The role of academics in monetary policy

This is an excellent account of how academics have shaped the various research/economist ideas shaped monetary policy at central banks. It is from Riksbank economists so the focus is on Sweden but is a good read. It is like this Mishkin chapter but has some more ideas on inflation targeting.  

Apart from this, the paper tells us about how Riksbank uses academics to further its efforts. There are 3 ways:

  • interaction – this is the informal way here central banks work on the acad ideas and acads do research on central banks policies
  • formal collaboration – In this Riksbank funds  outside economists for reports/papers and both work closely.
  • internalisation- riksbank has developed its own staff of monetary economists and funds various research papers/projects

This pretty much applies to most central banks and is a neat categorisation of research work at central banks.

This got me interested in another issue. As I posted sometime ago, RBI evolved its own Multiple Indicator Approach. I was just  wondering what academic thinking led to this unique framework. I haven’t come across any developed/developing world monetary economist advocating such approach. So it is pretty much an Indianised version which has worked quite well given the Indian setting. I haven’t come across any papers barring RBI speeches/RBI papers explaining the approach. Even these papers just explain the framework. What is more interesting (atleast for a history loving person like me) is which RBI economists/economic thought led to this framework? What were the main issues/constraints?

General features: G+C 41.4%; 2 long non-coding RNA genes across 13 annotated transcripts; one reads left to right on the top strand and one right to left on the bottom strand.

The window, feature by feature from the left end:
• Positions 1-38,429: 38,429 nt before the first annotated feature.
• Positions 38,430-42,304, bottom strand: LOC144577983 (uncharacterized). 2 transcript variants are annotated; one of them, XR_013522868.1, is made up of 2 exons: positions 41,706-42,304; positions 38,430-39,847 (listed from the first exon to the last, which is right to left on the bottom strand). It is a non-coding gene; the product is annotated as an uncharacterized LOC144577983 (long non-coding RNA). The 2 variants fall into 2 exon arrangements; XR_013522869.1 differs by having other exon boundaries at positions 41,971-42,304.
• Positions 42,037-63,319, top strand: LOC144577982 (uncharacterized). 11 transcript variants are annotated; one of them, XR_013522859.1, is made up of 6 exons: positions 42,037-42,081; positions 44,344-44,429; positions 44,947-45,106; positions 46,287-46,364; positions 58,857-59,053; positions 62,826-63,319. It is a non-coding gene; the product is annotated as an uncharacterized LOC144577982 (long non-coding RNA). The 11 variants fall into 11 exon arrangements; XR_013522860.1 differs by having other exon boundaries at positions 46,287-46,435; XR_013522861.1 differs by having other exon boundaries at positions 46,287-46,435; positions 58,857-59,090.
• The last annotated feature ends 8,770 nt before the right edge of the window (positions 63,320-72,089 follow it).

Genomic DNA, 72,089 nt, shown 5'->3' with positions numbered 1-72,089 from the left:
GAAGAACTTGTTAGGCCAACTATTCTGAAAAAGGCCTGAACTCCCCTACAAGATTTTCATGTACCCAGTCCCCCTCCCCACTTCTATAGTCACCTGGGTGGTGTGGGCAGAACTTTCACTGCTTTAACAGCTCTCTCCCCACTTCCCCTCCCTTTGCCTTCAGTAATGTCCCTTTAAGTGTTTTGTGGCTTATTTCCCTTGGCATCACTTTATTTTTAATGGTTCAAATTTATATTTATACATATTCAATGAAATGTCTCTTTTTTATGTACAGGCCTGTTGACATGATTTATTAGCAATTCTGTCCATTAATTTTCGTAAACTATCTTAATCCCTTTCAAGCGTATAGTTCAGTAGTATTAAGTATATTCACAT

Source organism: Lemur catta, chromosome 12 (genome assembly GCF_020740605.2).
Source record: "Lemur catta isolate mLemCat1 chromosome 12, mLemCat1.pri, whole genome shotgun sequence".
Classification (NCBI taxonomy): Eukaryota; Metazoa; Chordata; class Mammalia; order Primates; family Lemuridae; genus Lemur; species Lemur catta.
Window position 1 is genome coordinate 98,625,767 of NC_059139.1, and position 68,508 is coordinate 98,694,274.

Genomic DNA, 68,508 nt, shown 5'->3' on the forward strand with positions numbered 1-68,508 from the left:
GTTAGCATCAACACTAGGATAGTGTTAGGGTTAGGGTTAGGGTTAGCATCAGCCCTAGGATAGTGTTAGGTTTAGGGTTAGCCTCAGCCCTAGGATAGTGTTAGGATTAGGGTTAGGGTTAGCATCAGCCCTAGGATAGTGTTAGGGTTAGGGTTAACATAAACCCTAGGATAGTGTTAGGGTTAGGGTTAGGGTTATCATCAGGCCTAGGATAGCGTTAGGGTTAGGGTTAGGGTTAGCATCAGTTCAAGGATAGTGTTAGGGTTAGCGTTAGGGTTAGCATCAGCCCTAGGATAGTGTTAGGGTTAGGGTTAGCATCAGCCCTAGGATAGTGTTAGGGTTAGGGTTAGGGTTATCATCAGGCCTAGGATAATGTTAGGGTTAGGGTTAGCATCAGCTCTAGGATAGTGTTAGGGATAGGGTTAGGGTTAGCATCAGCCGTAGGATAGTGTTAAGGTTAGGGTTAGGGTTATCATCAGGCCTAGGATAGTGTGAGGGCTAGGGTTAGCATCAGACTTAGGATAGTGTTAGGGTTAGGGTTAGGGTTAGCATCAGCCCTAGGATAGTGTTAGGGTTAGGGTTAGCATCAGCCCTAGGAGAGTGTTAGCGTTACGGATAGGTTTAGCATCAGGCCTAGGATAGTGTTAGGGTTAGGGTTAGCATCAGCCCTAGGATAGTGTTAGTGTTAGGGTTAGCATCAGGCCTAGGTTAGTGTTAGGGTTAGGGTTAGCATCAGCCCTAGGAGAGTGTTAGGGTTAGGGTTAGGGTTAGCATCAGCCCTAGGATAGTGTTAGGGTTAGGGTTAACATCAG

It will be great if RBI publishes some papers on Indian monetary history discussing these ideas. If such papers already exist and visitors know it, please let me know.


One Response to “The role of academics in monetary policy”

  1. The role of academics in monetary policy « Says:

    […] Here is the original post: The role of academics in monetary policy […]

Leave a Reply

Fill in your details below or click an icon to log in: Logo

You are commenting using your account. Log Out /  Change )

Google photo

You are commenting using your Google account. Log Out /  Change )

Twitter picture

You are commenting using your Twitter account. Log Out /  Change )

Facebook photo

You are commenting using your Facebook account. Log Out /  Change )

Connecting to %s

This site uses Akismet to reduce spam. Learn how your comment data is processed.

%d bloggers like this: